The Real Story of the Royal Air Force’s World War II ‘Dambusters’ Raid
The RAF’s Most Brilliant Attack of World War II
By Max Hastings
“Operation Chastise,” about the so-called Dambusters raid, carries the subtitle “The RAF’s Most Brilliant Attack of World War II.” In terms of sheer daring, and in terms of the inventive power that went into the famous bouncing bombs, this cannot be denied. Yet the tale told by Max Hastings, a renowned military historian and journalist, is more complex and less celebratory than the book’s cover implies. His account of the events of May 16-17, 1943, will keep you on the edge of your seat, but his analysis of their causes and consequences is equally deserving of attention.
As early as 1938, British planners had determined that Germany’s reservoirs and dams were a potential weak spot in the Nazi war machine. But it took the inventor Barnes Wallis — vegetarian, Christian and campanologist — to devise the weapon that could exploit this vulnerability. He faced the skepticism of Sir Arthur Harris, commander in chief of Bomber Command, who believed that large-scale bombing could end the war by destroying civilian morale, and who therefore had little interest in precision targeting.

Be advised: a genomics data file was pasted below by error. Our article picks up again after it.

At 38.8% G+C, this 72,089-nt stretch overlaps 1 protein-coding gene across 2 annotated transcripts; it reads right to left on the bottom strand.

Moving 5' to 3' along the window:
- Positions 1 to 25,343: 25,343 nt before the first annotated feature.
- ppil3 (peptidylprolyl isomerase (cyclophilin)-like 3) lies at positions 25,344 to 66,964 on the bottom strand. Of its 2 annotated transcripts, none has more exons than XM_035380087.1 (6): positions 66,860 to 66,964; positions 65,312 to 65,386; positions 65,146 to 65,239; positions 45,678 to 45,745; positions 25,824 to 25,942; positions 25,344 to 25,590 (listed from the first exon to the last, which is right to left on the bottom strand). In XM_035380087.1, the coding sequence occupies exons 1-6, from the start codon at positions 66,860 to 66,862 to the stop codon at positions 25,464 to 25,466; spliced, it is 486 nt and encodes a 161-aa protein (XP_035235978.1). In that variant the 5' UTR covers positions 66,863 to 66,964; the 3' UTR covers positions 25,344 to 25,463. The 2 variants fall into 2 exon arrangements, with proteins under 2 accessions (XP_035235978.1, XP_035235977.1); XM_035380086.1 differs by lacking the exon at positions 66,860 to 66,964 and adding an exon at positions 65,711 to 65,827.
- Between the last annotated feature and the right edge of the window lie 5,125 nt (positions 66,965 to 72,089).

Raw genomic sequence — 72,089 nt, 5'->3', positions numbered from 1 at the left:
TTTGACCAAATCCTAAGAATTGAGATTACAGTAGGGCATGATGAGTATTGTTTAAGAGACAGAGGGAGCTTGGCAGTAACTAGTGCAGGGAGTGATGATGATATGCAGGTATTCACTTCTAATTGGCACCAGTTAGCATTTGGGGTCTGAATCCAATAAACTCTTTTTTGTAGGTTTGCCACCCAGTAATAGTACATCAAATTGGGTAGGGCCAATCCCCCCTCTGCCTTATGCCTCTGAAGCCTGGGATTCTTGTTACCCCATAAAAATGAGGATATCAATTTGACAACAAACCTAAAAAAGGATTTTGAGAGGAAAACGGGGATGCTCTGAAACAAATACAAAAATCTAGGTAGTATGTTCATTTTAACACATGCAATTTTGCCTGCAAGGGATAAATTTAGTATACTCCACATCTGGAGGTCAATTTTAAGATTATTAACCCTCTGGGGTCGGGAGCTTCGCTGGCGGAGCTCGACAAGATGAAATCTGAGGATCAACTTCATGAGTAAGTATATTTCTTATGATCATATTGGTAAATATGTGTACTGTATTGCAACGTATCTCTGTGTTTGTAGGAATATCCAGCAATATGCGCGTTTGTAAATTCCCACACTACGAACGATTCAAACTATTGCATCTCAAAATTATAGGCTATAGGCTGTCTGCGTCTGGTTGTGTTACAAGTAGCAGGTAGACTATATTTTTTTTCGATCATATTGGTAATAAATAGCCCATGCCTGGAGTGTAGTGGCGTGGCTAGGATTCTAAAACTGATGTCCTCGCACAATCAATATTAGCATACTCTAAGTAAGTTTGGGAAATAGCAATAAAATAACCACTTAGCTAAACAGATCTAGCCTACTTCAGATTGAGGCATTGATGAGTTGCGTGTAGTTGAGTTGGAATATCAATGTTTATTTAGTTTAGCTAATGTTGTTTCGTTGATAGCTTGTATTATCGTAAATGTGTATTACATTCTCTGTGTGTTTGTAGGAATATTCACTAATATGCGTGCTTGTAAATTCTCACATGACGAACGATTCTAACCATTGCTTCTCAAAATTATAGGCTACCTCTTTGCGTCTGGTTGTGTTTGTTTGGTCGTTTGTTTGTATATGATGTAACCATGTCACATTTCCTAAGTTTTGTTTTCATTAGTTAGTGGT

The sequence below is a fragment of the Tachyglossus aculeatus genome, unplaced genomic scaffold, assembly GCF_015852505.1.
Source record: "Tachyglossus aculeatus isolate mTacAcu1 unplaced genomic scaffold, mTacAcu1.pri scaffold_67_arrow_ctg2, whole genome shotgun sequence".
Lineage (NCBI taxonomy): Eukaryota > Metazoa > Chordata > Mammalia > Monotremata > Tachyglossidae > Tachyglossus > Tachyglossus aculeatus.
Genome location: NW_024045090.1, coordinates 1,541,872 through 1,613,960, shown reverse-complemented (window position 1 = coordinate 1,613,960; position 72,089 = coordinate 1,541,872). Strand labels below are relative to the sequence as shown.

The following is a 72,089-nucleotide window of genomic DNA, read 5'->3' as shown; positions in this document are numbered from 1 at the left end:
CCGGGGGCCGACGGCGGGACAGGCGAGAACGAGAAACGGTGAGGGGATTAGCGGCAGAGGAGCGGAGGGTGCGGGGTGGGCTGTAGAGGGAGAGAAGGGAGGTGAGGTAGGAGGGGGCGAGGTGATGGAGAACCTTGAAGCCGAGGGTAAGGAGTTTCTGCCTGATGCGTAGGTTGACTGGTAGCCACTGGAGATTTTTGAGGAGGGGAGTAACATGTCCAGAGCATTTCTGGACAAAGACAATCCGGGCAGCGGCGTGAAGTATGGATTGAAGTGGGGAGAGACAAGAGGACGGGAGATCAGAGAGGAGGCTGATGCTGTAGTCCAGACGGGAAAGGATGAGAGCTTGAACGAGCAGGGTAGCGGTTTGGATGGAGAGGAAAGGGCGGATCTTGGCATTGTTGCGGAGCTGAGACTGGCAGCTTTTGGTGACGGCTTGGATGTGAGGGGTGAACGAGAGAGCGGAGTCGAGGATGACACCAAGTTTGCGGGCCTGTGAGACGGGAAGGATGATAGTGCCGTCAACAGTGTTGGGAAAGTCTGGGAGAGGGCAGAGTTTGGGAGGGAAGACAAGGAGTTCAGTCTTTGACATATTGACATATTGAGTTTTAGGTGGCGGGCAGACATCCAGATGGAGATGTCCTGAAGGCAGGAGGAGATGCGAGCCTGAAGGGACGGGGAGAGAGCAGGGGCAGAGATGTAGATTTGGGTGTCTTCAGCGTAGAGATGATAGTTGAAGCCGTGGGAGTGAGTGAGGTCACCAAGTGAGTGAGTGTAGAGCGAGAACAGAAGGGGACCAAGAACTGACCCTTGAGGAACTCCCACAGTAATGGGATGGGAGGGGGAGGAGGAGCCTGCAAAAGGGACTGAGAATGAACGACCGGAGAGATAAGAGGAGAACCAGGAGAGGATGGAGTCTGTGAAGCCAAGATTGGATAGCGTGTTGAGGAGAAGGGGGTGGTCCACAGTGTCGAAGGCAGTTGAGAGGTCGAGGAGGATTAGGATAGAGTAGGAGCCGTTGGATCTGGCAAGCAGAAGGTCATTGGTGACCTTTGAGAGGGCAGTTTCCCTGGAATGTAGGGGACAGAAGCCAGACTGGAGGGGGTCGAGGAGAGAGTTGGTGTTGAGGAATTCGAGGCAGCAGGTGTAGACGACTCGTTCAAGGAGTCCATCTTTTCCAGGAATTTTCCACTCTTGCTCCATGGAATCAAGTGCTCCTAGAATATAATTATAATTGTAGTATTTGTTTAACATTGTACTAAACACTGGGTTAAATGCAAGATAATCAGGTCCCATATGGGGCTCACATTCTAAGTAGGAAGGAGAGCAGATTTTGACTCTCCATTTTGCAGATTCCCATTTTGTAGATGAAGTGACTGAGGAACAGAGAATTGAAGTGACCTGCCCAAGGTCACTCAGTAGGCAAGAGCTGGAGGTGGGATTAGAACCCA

However, Hastings turns the conventional wisdom — that Wallis faced a lonely battle against uncomprehending officialdom — on its head. What is remarkable, he suggests, is that in the midst of the maelstrom of war and in the face of limited resources, both Whitehall and the military seized upon an unproven idea and quickly tried to put it into effect. Why? Because Wallis, just like Harris, was overpromising. He argued that the destruction of Germany’s natural resources offered “a means of rendering the enemy utterly incapable of continuing to prosecute the war.” It didn’t turn out quite like this in practice, of course, and in fact a better choice of targets might have created a longer-lasting impact on German industry.
Having concluded that May 26 was the last date in 1943 on which the selected dams could be attacked, the British faced a race against time to perfect the technology, produce specially modified bombers and ready the aircrews. It was all a huge extravagance and essentially a gamble, a piece of military theater, Hastings suggests, rather than serious strategy. Even if it worked, it could be done only once because after the Germans had become aware of the threat, they could easily devise countermeasures.